The findings are compatible with the hypothesis that there is an association between endogenously synthesized MUFAs and cancer death.

National Category
Medical and Health Sciences
Identifiers
urn:nbn:se:uu:diva-216236 (URN)10.3945/ajcn.113.065714 (DOI)000332143900018 ()24368438 (PubMedID)
Available from: 2014-01-20 Created: 2014-01-20 Last updated: 2018-08-24Bibliographically approved
Freund-Levi, Y., Vedin, I., Hjorth, E., Basun, H., Irving, G. F., Schultzberg, M., . . . Basu, S. (2014). Effects of Supplementation with Omega-3 Fatty Acids on Oxidative Stress and Inflammation in Patients with Alzheimer's Disease: The OmegAD Study. Journal of Alzheimer's Disease, 42(3), 823-831
Open this publication in new window or tab >>Effects of Supplementation with Omega-3 Fatty Acids on Oxidative Stress and Inflammation in Patients with Alzheimer's Disease: The OmegAD Study
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2014 (English)In: Journal of Alzheimer's Disease, ISSN 1387-2877, E-ISSN 1875-8908, Vol. 42, no 3, p. 823-831Article in journal (Refereed) Published
Abstract [en]

Background: Oxidative stress and inflammation are two key mechanisms suggested to be involved in the pathogenesis of Alzheimer's disease (AD). Omega-3 fatty acids (omega-3 FAs) found in fish and fish oil have several biological properties that may be beneficial in AD. However, they may also auto-oxidize and induce in vivo lipid peroxidation. Objective: The objective of this study was to evaluate systemic oxidative stress and inflammatory biomarkers following oral supplementation of dietary omega-3 FA. Methods: Forty patients with moderate AD were randomized to receive 1.7 g DHA (22:6) and 0.6 g EPA (20:5) or placebo for 6 months. Urinary samples were collected before and after supplementation. The levels of the major F-2-isoprostane, 8-iso-PGF(2 alpha) a consistent in vivo biomarker of oxidative stress, and 15-keto-dihydro-PGF(2 alpha), a major metabolite of PGF(2 alpha) and biomarker of inflammatory response, were measured. Results: F-2-isoprostane in urine increased in the placebo group after 6 months, but therewas no clear difference in treatment effect between supplemented and non-supplemented patients on the urinary levels of F-2-isoprostanes and 15-keto-dihydro-PGF(2 alpha). At baseline, the levels of 15-keto-dihydro-PGF(2 alpha) showed negative correlative relationships to omega-3 FAs, and a positive correlation to linoleic acid. 8-iso-PGF(2 alpha) correlated negatively to the omega-6 FA arachidonic acid. Conclusion: The findings indicate that supplementation of omega-3 FAs to patients with AD for 6 months does not have a clear effect on free radical-mediated formation of F-2-isoprostane or cyclooxygenase-mediated formation of prostaglandin F-2 alpha. The correlative relationships to FAs indicate a potential role of FAs in immunoregulation.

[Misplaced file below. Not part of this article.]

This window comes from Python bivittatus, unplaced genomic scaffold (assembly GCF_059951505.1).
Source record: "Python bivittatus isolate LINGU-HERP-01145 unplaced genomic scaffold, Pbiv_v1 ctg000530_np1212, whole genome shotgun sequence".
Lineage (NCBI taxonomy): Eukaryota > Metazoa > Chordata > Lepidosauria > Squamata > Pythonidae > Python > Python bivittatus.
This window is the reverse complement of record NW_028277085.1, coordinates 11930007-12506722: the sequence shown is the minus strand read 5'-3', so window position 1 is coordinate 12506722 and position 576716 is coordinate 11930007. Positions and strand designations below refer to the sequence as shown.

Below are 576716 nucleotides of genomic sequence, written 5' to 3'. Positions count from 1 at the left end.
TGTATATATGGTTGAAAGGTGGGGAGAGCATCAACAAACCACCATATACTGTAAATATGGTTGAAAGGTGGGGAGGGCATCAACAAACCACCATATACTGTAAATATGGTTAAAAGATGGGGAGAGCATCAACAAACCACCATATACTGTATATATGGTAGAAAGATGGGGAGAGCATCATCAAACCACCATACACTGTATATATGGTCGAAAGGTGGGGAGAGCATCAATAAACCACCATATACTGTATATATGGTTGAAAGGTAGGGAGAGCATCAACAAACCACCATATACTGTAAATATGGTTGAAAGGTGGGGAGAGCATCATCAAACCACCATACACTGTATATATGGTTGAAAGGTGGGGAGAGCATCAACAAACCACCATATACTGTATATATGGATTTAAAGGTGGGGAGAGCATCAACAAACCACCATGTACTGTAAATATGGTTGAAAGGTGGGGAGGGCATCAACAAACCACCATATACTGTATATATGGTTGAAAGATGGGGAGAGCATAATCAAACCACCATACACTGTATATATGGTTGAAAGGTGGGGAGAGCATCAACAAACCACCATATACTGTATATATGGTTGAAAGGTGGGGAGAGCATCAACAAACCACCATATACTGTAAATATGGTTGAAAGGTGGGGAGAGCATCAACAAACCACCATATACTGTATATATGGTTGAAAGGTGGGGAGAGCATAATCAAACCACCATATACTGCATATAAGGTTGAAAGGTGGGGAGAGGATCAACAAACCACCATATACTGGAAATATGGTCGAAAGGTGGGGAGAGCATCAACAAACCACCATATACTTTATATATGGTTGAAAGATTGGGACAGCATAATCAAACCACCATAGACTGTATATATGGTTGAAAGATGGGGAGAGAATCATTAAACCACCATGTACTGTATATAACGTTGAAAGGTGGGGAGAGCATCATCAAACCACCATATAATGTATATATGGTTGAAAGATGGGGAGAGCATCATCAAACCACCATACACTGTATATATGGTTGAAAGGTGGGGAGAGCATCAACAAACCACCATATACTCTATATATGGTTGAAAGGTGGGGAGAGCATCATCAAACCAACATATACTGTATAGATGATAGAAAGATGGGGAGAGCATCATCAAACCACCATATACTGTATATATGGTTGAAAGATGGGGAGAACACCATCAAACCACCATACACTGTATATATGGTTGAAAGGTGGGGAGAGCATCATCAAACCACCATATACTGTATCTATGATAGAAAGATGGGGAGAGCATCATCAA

Keywords
Alzheimer's disease, eicosanoids, F-2-isoprostane, inflammation, lipids, omega-3 fatty acids, oxidative stress, prostaglandin F-2 alpha
National Category
Neurosciences
Identifiers
urn:nbn:se:uu:diva-235525 (URN)10.3233/JAD-132042 (DOI)000342237000011 ()
Available from: 2014-11-05 Created: 2014-11-05 Last updated: 2018-02-22Bibliographically approved
Adamsson, V., Cederholm, T., Vessby, B. & Riserus, U. (2014). Influence of a healthy Nordic diet on serum fatty acid composition and associations with blood lipoproteins: results from the NORDIET study. Food & Nutrition Research, 58, 24114
Open this publication in new window or tab >>Influence of a healthy Nordic diet on serum fatty acid composition and associations with blood lipoproteins: results from the NORDIET study
2014 (English)In: Food & Nutrition Research, ISSN 1654-6628, E-ISSN 1654-661X, Vol. 58, p. 24114-Article in journal (Other academic) Published
Abstract [en]

Background: The fatty acid (FA) composition of serum lipids is related to the quality of dietary fat. The aim of this study was to investigate the effects of a healthy Nordic diet (ND) on the FA composition of serum cholesterol esters (CE-FA) and assess the associations between changes in the serum CE-FA composition and blood lipoproteins during a controlled dietary intervention.